Tuesday, February 19, 2019

Immoral Code by Lillian Clark

40610706Today is the release day for Immoral Code by Lillian Clark.  I have a love-hate relationship with this novel.  

I received an e-mail for the advanced copy at the beginning of the year.  I was instantly drawn in by their tagline: "Ocean's 8 meets The Breakfast Club in this fast-paced, multi-perspective story about five teens determined to hack into one billionaire absentee father's company to steal tuition money." 

Should have been suspicious at the 8 instead of 11, but I was completely focused on The Breakfast Club--easily one of my favorite movies.  I didn't read the synopsis much further than that when I clicked the request button.  It took awhile for the request to be approved, and I mostly forgot what the story was all about by the time the ARC hit my inbox.  

I really need to read synopses in much further detail before I request books.  It bites me in the butt when I don't.  Hence the love-hate relationship.  

This is a story told from five different perspectives.  The author does an okay job of achieving unique character voice in this style.  Most of the chapters really just feel like more of the same voice, the kids are not that unique from one another.  (But I honestly feel that this is true teenage mindset, so not a disaster point in my opinion.)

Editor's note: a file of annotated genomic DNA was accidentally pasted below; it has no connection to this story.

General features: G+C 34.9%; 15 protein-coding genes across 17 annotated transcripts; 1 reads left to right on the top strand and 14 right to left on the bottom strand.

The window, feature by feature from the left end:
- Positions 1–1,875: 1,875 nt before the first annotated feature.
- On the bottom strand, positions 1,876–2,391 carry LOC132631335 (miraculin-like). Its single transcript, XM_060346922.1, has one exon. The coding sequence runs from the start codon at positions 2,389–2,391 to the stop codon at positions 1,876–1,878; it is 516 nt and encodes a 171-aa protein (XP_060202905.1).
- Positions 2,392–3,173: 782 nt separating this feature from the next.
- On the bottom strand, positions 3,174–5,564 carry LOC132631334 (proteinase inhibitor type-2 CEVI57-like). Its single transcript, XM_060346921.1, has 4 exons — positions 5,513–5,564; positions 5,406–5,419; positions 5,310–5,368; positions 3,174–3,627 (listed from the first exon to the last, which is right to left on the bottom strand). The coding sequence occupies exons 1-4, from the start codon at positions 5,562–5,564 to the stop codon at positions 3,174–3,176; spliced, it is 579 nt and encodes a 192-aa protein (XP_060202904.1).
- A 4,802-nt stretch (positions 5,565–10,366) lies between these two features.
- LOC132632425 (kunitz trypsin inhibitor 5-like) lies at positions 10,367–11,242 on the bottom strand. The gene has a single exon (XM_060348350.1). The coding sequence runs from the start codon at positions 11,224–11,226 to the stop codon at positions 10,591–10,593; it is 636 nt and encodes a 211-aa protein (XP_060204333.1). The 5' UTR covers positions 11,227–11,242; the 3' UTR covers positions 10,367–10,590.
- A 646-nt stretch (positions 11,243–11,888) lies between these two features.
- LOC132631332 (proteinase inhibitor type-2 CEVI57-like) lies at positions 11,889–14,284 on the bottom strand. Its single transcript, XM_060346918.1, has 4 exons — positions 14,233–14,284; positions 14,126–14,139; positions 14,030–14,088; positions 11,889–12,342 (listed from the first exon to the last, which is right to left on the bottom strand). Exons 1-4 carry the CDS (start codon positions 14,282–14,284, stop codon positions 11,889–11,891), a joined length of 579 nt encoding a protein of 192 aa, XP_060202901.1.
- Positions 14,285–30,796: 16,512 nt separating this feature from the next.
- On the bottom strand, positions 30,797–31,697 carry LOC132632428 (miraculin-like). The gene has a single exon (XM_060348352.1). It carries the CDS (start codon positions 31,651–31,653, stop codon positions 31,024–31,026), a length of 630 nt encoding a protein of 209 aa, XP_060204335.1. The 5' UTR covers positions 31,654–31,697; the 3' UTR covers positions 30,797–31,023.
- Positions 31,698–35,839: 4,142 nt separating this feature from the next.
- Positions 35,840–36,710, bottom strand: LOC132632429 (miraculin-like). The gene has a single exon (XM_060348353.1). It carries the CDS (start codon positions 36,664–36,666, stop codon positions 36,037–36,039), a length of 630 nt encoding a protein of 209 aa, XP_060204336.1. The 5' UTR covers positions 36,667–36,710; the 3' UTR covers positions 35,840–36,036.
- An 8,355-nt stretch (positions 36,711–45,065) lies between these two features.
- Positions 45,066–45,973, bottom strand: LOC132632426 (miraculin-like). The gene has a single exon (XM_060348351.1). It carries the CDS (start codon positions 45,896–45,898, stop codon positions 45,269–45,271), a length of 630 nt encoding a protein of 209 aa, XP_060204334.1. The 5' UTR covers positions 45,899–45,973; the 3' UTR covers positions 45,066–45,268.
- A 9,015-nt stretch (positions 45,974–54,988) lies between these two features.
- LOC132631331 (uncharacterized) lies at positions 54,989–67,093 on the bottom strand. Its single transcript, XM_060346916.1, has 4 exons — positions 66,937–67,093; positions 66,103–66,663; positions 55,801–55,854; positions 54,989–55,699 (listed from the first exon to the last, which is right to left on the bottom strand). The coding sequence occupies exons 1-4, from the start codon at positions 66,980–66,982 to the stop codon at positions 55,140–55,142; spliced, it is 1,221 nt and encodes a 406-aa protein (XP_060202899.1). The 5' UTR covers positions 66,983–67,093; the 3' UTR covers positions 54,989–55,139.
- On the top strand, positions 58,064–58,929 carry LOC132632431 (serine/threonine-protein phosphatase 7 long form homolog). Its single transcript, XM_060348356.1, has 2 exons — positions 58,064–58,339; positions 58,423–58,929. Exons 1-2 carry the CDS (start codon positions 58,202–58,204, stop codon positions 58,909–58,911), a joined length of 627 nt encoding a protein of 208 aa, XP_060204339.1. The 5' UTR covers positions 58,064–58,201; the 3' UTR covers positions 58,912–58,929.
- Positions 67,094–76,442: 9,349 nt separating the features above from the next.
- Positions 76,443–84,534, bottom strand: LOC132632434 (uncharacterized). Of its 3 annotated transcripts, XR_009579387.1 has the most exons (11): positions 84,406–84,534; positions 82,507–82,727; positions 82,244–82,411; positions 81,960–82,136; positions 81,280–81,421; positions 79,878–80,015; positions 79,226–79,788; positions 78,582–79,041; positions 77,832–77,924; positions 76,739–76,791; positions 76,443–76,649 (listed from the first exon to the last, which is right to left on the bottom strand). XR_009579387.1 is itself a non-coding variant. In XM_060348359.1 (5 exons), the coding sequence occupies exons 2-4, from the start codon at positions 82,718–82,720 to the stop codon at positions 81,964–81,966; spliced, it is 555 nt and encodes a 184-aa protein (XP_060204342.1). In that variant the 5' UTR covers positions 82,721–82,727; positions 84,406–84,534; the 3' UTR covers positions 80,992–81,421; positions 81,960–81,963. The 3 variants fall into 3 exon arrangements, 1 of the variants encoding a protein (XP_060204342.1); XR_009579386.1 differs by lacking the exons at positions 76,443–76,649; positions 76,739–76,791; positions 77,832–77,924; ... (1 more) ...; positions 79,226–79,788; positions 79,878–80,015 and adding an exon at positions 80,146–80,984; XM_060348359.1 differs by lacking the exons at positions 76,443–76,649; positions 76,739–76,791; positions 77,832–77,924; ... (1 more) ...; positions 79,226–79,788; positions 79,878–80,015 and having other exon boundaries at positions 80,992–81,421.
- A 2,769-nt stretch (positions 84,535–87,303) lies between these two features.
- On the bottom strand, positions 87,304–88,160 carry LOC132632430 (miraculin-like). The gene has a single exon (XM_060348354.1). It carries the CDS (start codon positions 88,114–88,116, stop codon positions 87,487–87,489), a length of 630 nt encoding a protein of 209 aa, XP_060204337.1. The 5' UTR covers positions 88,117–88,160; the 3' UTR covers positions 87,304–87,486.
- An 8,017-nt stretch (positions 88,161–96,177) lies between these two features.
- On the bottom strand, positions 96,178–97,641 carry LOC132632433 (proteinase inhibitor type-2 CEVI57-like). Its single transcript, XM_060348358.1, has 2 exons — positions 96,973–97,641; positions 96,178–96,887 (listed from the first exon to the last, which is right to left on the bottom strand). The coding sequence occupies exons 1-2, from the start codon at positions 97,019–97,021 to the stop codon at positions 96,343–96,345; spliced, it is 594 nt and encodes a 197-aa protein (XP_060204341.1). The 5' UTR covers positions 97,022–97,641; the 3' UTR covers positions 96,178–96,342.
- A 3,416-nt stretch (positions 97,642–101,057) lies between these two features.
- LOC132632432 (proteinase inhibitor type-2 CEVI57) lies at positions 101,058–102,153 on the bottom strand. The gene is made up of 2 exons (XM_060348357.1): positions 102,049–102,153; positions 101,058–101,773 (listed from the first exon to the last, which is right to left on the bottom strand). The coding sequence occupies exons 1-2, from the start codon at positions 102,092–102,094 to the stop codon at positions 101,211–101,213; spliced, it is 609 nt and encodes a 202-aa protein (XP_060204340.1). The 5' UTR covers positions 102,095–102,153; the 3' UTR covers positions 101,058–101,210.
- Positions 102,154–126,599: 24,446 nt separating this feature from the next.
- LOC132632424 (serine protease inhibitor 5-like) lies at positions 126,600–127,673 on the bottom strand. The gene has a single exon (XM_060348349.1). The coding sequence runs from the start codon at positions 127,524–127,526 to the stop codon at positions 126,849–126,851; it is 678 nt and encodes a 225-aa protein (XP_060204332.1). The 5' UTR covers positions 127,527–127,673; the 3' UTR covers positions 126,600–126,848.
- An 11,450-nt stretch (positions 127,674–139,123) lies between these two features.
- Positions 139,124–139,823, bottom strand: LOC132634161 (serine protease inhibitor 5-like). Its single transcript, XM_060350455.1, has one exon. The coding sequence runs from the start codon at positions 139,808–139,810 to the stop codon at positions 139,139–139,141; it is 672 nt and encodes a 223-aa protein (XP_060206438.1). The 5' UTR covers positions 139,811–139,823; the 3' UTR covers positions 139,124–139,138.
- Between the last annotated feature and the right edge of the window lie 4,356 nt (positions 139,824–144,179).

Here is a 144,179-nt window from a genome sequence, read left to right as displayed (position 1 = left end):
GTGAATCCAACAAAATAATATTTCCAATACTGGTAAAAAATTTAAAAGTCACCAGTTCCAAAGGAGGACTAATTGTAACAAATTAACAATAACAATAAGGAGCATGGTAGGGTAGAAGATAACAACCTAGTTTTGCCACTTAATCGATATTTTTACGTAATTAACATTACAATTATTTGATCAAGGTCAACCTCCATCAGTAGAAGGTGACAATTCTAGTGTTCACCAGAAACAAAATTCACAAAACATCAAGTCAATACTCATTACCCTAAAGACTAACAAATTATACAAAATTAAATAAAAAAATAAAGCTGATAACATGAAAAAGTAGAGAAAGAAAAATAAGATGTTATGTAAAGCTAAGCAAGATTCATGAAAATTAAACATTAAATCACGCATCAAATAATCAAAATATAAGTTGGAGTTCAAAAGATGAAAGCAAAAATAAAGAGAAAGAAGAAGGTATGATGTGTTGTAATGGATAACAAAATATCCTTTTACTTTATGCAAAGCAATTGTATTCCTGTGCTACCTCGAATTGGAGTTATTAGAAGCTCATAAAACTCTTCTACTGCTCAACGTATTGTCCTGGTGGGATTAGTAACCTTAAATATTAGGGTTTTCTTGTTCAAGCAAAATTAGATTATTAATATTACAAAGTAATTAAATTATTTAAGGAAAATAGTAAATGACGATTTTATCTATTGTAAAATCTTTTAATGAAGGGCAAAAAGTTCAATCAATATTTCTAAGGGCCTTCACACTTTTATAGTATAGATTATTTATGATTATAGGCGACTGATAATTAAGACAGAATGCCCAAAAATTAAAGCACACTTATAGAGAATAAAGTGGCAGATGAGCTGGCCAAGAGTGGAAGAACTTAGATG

There was plenty of action and drama to keep the story line from getting stagnant.  I didn't have trouble with the grammatical writing.  I had trouble with the concepts and lessons presented.  I understand it is Immoral Code, and it is about hacking and theft, but I figured there would be a correlating message.

Points I loved:

  • Keagan's moral compass
  • Keagan's battle with being moral in a group of amoral idiots
  • Keagan and the conservation he has with his dad
  • Bellamy's logical viewpoint on life and the emotional complications that come from being logical 100 percent of the time

Points I hated:
  • Nari
  • Keagan's relationship with Nari
  • Reese
  • Santiago
  • The amount of diversity pandering
  • The resolution of the story
  • Stance on regret

I honestly never would have requested this title had I read through the synopsis better.  It is not in a genre that I read or have any wish to read.  At times, it was a struggle to get through the novel, but there were bright points that made me give it a chance.  Before I knew it, I was at the end of the book struggling with how I was going to come up with a review.

There are good things that can be garnered from the book, but on an overall scale, I think it has more negatives than positives on what an impressionable young person will walk away with.  Therefore, I won't recommend it.  I'll just put my opinion out there, and then you'll do whatever you feel best suits your needs.

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